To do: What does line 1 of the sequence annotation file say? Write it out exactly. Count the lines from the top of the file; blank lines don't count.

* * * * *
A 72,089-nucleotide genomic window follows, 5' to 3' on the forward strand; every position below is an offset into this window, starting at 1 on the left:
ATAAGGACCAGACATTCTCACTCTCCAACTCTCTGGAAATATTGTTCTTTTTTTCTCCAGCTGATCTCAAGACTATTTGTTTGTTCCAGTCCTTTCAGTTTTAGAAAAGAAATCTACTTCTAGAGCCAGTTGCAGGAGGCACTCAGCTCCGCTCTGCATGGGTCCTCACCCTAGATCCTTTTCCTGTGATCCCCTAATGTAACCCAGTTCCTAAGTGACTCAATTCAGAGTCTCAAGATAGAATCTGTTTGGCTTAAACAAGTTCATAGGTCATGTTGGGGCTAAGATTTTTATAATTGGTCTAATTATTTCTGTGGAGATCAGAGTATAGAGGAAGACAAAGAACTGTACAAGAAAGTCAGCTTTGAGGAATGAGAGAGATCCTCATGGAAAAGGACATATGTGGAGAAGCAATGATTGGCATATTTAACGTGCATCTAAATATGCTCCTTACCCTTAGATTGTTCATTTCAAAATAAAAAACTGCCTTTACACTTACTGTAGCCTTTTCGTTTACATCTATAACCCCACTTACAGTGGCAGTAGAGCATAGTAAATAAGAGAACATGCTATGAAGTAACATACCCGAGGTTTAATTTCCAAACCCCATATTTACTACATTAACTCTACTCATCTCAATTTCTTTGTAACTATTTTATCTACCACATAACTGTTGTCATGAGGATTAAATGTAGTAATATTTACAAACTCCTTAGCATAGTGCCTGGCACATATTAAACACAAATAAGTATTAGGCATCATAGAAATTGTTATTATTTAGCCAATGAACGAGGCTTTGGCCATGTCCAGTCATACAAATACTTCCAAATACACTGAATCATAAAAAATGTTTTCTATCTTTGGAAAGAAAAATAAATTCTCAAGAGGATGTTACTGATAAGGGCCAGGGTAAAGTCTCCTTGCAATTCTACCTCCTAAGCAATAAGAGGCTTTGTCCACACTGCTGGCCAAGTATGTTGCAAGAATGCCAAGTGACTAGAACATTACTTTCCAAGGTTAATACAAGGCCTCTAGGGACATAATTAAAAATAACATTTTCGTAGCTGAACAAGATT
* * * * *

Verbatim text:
A 72,089-nucleotide genomic window follows, 5' to 3' on the forward strand; every position below is an offset into this window, starting at 1 on the left: